Farm to Fork


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The Wisconsin School for Beginning Dairy and Livestock Farmers: Keeping the Dream of Farming Alive

As older farmers retire, fewer young farmers are stepping in to take their place. The number of beginning farmers dropped 20 percent in the last five-year census period, and the average US farmer now tops 58 years of age. more

CIAS Mini-Grants Support Graduate Student Research in Sustainable Agriculture

CIAS supports innovative graduate student research addressing the challenges faced by small- and medium-sized farms and food businesses. Awarded annually, our competitive mini-grants aid students as they initiate their research in sustainable agriculture and food systems. more


Announcing the 2019 Market Farm Madness Champion!

Hoophouse is your 2019 Market Farm Madness champion! They withstood high winds, late snow storms and controversy over cost share payments to win the tournament. more

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If You Serve It, Will They Come?

Posted April 2007

boy eating chili at schoolThe last decade has seen rapid growth in the number of farm-to-school initiatives in the United States. Despite the proliferation of farm-to-school programs and the significant energy and resources that have gone into their implementation, there have been few systematic assessments of these initiatives. We use the experience of the Wisconsin Homegrown Lunch Project, a farm-to-school project in Madison, Wisconsin, as a lens through which to identify structural challenges faced by all farm-to-school initiatives and examine a variety of key tactical issues that are likely to be confronted during their implementation.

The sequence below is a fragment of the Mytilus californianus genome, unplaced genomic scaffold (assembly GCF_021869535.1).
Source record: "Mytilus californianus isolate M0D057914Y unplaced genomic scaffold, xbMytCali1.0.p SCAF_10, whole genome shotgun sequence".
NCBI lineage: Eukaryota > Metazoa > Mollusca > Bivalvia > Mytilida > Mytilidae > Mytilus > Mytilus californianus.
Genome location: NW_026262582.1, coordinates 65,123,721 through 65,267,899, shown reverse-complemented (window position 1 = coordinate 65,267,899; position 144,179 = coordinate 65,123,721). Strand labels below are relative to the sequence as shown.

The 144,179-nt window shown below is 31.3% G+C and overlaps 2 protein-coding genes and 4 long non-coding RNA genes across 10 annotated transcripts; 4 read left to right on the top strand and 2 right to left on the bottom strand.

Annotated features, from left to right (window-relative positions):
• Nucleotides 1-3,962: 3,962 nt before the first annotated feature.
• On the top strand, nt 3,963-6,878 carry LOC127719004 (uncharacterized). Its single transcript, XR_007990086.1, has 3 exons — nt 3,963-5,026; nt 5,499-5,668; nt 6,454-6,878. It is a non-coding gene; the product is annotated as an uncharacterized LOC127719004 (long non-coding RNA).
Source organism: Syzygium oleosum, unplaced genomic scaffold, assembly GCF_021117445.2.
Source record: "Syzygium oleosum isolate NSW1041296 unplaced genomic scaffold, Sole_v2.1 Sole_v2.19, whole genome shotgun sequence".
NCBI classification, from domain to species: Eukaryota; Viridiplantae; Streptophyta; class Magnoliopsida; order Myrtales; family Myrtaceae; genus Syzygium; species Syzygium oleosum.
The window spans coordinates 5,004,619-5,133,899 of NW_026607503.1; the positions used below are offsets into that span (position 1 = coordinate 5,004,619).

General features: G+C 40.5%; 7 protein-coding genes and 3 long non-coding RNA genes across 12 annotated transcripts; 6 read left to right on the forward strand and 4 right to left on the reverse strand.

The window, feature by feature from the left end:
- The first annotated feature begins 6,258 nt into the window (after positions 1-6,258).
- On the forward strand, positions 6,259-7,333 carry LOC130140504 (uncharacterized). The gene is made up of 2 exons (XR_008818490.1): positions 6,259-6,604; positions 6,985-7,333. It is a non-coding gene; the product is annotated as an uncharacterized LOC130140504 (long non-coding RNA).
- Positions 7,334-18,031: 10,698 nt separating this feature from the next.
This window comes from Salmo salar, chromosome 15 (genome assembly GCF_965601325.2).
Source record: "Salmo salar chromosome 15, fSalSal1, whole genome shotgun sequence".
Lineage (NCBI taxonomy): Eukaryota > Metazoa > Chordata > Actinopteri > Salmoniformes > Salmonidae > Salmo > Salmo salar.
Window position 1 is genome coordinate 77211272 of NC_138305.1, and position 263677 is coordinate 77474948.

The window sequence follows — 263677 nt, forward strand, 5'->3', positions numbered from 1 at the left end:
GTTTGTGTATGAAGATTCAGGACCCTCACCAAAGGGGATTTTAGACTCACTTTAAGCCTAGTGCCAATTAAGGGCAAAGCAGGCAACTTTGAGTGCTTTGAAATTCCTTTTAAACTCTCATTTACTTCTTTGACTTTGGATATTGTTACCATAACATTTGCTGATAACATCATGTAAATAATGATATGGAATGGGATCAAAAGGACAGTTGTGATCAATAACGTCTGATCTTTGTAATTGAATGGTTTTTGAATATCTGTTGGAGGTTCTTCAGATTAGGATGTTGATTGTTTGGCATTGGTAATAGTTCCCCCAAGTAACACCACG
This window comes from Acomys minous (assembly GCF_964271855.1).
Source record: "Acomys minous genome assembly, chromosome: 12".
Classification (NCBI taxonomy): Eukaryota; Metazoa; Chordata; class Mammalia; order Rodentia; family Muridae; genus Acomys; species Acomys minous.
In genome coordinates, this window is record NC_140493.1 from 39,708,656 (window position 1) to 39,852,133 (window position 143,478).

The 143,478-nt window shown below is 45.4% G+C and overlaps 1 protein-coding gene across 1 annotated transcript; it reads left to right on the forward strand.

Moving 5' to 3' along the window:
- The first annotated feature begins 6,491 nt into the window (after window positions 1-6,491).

We confirm that these initiatives can facilitate the acceptance and consumption of fresh vegetables by elementary school children. However, we find that the possibilities for connecting the land and the lunchroom are seriously constrained by the structure of most existing school lunch programs. These constraints include the overarching food culture, the quasi-privatized character of most school food services, the degree of industrialization of many school food services, issues of price, procurement and supply, and the need for processing facilities.

Through the Wisconsin Homegrown Lunch project, we learned that enthusiastic leadership from the food service director is critical to the success of a farm-to-school project. A cooperative approach with food service staff needs to be complemented by judicious application of external pressures. There are promising opportunities for students to consume fresh foods in places other than the cafeteria. Finally, an educational component is as important a part of a farm-to-school program as the connections between farmers and the food service.

We hope that this report will initiate a wider discussion of how farm-to-school programs are performing and what contributions they are making to the development of a sustainable food system.

Read this report (pdf file)

Related Research Brief: Farm-to -School Program Provides Learning Experience